"Less" is More 62

The Can-Do "Can't Say" Project 62

Chapter 6 The New Kid on the Block 63

A Merger on the Rebound 64

Water Over Troubled Bridges 66

Walls and Bridges 68

A New Competitive Landscape 71

Chapter 7 Rebooting Our Bootstraps 74

The Ethernet vs. Token Ring Horse Race 78

The Wander Years (1990-1997) 81

Chapter 8 Shaking-and Shaping-Things Up 83

The New Echelon in Leadership 84

Three Amigos and Another Horse Race 87

Teenage Angst 88

Chapter 9 The Mother of All Networks 89

Riding the World Wide Web Wave 89

From Science Fiction to Tech Fact 91

Sibling Rivalry in the Community 92

Setting the Stage for Explosive Growth 94

Grand Junction, What's Your Function? 95

Chapter 10 The New Guard 96

A New Bob in Town 98

Personnel and Personality 100

First Steps into the Desert 102

The NetBuilder II Edge 104

Breaking Boundaries 105

Chapter 11 The Acquisitive Years 107

Slick BICC 109

A Noir et Blanc Decision 114

The Synernetics Secret 115

Less Chipper with Chipcom 116

The Nice Guys 119

Chapter 12 3Com's Cash Cow 121

Intel in Sight 121

NeXT Steps 124

Manufacture On 126

Chapter 13 A Cult Culture 128

Corporate Camaraderie 128

Financial Culture 129

Gender Supportive Culture 130

The Six O'Clock News Culture 131

A Classroom Culture 132

A Patent Culture 133

Real Estate Sets the Mood 135

Chapter 14 The Middle '90s 136

Hitting One Outta the Park 136

What's in Your Wallet? 138

Irrational Exuberance 140

War Around the Edges 141

Chapter 15 What Didn't Happen 143

Cascading Between a Rock and a Hard Place 146

Who Said Anything About a Whorehouse? 149

Back in the USR 150

The Winter Years (1997-2009) 155

Chapter 16 USR Aftermath and Aftershocks 157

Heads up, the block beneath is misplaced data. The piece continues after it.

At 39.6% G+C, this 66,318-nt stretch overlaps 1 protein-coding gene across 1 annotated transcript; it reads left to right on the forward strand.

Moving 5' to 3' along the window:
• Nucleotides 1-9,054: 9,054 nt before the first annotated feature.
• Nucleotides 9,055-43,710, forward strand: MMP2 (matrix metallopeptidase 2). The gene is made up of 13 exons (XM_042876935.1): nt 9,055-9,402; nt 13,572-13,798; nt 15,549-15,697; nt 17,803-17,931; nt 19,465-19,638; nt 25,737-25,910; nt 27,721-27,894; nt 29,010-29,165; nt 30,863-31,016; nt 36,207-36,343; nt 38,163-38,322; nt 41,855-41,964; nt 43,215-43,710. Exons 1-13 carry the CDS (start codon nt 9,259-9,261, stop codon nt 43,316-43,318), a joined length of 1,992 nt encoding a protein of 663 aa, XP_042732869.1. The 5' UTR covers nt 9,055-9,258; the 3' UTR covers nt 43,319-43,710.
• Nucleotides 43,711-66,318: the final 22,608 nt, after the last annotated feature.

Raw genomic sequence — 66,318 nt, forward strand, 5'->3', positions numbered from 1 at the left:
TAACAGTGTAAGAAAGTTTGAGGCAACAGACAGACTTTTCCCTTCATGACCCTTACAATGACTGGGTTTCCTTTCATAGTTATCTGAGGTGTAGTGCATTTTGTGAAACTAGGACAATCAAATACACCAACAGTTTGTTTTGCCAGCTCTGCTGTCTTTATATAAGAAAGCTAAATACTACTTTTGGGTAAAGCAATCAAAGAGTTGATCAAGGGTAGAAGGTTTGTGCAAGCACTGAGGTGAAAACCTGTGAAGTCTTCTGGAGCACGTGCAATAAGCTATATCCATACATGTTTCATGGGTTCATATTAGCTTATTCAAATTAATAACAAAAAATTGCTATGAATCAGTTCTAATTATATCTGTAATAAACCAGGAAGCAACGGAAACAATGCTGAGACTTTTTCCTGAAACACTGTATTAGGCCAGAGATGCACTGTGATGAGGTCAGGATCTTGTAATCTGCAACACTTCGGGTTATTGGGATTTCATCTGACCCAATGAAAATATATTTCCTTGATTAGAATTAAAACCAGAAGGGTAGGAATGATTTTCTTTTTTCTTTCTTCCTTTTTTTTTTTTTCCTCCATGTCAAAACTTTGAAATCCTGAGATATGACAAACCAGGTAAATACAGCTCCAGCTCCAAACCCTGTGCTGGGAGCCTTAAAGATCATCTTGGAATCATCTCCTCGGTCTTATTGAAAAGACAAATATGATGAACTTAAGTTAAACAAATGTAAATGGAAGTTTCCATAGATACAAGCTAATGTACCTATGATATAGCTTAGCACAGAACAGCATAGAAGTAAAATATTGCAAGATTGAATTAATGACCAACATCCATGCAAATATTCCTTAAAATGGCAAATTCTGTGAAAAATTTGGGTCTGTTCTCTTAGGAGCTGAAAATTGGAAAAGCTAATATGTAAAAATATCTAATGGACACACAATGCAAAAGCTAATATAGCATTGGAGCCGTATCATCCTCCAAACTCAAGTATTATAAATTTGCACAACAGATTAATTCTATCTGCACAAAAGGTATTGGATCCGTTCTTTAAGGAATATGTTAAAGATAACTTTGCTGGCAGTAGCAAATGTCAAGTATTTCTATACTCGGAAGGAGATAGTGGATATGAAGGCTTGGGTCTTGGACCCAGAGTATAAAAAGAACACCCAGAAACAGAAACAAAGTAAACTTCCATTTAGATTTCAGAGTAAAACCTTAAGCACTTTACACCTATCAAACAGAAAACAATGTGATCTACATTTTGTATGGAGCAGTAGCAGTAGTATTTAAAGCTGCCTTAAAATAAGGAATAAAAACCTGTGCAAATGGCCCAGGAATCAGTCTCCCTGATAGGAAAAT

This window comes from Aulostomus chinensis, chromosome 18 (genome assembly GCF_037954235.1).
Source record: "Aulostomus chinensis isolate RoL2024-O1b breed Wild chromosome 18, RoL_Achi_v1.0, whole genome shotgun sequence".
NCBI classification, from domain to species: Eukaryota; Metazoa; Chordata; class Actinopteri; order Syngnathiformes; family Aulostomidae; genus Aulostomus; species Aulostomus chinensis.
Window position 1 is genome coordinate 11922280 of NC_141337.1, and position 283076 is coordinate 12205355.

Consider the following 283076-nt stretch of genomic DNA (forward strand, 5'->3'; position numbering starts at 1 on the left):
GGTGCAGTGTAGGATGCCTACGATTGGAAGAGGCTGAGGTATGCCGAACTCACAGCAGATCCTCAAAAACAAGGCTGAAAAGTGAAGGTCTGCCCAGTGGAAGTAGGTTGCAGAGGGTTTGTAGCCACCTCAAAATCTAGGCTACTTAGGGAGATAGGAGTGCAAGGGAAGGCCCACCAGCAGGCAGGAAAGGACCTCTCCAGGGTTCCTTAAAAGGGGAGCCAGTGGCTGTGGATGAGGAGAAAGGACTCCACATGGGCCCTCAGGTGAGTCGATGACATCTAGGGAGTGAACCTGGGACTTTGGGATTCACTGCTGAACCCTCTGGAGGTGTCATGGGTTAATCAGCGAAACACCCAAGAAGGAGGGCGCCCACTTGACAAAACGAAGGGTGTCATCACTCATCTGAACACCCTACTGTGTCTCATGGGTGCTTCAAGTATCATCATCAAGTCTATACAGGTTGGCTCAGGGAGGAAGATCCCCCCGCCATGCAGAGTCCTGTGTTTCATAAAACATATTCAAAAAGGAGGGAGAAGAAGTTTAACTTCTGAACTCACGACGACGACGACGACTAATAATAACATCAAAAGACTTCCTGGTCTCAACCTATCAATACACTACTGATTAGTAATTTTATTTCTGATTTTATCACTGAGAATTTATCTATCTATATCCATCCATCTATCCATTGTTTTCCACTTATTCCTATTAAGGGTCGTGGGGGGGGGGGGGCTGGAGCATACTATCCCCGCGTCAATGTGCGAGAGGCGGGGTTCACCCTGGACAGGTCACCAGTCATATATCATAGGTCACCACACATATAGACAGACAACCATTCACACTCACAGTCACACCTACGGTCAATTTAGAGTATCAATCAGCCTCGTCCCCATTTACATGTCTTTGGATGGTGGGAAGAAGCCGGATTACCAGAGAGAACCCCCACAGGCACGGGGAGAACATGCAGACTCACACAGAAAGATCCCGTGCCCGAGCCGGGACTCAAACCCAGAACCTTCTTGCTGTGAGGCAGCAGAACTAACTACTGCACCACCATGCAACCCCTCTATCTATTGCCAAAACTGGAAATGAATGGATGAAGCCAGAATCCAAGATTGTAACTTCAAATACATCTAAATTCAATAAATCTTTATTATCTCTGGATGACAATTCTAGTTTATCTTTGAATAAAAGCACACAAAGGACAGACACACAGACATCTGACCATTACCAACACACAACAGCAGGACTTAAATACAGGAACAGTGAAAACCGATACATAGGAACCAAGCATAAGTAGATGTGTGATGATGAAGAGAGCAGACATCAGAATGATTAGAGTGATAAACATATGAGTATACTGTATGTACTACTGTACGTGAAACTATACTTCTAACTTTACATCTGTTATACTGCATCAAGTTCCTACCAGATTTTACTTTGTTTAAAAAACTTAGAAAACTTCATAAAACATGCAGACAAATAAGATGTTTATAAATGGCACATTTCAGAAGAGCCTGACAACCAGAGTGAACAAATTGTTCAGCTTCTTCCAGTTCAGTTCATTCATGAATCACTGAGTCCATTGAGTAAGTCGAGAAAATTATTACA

1998: A Good Year to Get the @#$% Out of Dodge 159

Merger Mania 161

The State After the Union 162

What about Bob (Finocchio)? 164

Making Sense of it All, or Not 167

Slow Progress in Fast Ethernet 168

Forfeiting the Enterprise Prize 171

Chapter 17 Simply Palm 176

Donna's Dismay 178

The Spin on the Spinoff 180

Palm Loses Its Grip 180

Chapter 18 Picking Up the Pieces 184

Life Imitates Art 188

2001: A Claflin Odyssey 193

Death and Destruction 197

Broadcom Broadsides 3Com 198

The Why about WiFi 202

The CTO Role 205

Quid Pro Status Quo 206

¡Ay, Charisma! 209

Bruce Reviews the Boss 210

Reaching a Tipping Point 212

Performance Re-review 213

Chapter 19 Huawei Wowie 214

The China Syndromes 216

Chapter 20 Endgame 219

The Bain of Edgar Masri's Existence 221

A Slow Boat to China 225

The Sege Segue 227

The After Parties 232

Conclusions 239

Chapter 21 So, WTF Really Happened? 241

Chapter 22 Insights 244

Epilogue 246

Appendix A "Does Anyone Have a Toothbrush?" 251

Appendix B Timeline 257

Appendix C Required Reading 261

Index 263

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3Com: The unsung saga of the Silicon Valley startup that helped give birth to the Internet - and then fumbled the ball. 5 out of 5 based on 0 ratings. 5 reviews.